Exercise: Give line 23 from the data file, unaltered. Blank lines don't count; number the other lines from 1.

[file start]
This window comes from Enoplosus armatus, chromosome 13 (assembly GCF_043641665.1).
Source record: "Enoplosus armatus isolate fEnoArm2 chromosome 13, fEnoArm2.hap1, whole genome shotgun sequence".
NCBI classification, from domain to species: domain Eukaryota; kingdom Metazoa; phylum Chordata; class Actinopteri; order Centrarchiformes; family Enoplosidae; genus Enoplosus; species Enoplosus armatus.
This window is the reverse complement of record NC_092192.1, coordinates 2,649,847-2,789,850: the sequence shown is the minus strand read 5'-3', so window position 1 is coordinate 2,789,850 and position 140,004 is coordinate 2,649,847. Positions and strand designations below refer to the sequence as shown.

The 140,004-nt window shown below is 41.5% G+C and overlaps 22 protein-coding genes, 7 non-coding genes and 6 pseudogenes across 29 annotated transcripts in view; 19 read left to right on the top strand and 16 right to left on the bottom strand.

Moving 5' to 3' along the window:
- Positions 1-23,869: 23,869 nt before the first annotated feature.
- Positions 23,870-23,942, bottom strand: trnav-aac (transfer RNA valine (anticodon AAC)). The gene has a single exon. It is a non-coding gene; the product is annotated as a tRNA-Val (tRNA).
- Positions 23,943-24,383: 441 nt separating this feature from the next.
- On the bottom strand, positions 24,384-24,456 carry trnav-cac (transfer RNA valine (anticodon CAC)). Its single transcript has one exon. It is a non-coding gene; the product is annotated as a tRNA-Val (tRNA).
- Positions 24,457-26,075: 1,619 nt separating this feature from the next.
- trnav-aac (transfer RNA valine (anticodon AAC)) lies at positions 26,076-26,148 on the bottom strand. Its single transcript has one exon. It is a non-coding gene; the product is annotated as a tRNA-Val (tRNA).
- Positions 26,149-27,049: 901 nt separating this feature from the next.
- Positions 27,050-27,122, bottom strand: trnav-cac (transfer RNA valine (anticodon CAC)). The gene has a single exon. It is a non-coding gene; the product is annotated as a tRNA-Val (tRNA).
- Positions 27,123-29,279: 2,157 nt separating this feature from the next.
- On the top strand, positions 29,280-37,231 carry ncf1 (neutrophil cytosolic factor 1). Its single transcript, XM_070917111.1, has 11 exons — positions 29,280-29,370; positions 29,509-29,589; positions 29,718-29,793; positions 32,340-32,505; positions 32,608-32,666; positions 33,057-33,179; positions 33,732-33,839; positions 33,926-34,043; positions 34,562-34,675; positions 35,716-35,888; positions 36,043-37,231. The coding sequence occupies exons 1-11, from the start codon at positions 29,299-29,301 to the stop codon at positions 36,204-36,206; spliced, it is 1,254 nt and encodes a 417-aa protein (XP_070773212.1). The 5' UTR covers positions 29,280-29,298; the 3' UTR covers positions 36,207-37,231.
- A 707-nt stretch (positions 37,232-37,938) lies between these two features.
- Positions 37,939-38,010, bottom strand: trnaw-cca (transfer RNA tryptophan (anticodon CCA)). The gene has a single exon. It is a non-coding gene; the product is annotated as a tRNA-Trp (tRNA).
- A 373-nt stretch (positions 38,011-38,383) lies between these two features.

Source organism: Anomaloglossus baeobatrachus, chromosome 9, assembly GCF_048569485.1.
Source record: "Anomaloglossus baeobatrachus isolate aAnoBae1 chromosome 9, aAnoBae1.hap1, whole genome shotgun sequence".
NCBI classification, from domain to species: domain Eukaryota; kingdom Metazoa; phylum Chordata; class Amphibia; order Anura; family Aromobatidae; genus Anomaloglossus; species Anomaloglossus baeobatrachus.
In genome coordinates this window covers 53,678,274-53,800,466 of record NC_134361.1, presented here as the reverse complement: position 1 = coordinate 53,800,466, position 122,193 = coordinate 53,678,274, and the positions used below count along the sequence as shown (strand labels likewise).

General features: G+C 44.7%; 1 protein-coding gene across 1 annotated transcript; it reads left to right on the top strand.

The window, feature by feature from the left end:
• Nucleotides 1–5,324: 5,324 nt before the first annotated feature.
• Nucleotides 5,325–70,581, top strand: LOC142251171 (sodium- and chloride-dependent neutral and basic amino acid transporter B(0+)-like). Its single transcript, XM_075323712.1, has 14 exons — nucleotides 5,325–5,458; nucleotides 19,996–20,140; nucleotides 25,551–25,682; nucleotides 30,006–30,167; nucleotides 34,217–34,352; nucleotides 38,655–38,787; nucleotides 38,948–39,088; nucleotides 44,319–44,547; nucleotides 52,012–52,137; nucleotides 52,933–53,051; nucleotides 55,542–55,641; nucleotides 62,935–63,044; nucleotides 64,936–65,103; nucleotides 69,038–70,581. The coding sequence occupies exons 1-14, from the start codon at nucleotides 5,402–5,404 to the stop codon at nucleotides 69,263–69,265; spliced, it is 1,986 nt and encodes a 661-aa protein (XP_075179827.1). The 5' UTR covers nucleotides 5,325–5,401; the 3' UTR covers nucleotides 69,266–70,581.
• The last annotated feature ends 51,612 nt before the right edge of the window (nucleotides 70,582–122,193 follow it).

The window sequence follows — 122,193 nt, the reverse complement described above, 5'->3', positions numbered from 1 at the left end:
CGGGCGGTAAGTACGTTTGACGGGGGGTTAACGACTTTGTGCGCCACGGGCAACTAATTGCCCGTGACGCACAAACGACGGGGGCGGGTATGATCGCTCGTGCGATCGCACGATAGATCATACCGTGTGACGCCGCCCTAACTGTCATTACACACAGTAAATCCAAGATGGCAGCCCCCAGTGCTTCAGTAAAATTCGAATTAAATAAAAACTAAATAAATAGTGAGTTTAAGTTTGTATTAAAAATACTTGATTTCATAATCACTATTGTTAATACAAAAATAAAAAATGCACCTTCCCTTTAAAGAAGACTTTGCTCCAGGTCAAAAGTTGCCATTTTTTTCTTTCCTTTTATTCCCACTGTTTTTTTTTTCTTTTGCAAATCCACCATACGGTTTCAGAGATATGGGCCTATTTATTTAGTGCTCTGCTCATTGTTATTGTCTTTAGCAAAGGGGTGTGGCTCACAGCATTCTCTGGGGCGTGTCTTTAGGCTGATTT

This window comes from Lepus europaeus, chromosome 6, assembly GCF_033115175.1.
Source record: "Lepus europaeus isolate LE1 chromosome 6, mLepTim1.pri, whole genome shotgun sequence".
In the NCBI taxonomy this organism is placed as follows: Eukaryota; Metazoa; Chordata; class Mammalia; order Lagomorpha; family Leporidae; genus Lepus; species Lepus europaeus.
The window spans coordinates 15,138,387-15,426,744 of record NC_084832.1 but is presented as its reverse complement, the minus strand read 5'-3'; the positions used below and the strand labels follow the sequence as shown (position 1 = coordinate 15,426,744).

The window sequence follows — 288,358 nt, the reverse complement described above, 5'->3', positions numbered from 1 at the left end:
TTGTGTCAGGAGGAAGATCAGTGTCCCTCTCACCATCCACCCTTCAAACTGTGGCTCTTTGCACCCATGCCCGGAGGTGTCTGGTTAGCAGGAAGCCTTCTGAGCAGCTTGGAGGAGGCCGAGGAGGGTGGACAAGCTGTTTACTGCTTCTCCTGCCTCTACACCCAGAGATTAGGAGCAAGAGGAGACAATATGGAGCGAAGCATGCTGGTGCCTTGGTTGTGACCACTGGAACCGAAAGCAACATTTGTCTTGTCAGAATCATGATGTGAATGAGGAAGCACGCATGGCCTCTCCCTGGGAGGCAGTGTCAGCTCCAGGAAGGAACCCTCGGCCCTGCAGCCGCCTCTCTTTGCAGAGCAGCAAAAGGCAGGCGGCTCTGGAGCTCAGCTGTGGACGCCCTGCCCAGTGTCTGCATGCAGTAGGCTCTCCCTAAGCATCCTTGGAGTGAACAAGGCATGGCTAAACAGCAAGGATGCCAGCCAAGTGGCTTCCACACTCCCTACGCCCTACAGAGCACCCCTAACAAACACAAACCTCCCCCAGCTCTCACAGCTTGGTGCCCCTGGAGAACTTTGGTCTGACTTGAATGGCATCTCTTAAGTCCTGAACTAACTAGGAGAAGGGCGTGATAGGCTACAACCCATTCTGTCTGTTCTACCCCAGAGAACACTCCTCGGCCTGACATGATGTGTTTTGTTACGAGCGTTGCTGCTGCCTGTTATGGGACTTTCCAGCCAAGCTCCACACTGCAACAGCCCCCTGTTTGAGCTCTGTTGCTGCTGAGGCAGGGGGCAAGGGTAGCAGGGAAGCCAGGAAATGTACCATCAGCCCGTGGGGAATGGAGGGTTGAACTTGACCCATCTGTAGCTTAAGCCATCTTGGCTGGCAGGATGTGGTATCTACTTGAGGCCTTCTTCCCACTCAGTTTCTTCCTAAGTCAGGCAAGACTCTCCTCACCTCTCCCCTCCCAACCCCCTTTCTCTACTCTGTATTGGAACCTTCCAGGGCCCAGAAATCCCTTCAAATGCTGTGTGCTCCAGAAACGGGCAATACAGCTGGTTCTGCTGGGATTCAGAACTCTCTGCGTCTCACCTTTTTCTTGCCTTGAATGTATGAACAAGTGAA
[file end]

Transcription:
In genome coordinates this window covers 53,678,274-53,800,466 of record NC_134361.1, presented here as the reverse complement: position 1 = coordinate 53,800,466, position 122,193 = coordinate 53,678,274, and the positions used below count along the sequence as shown (strand labels likewise).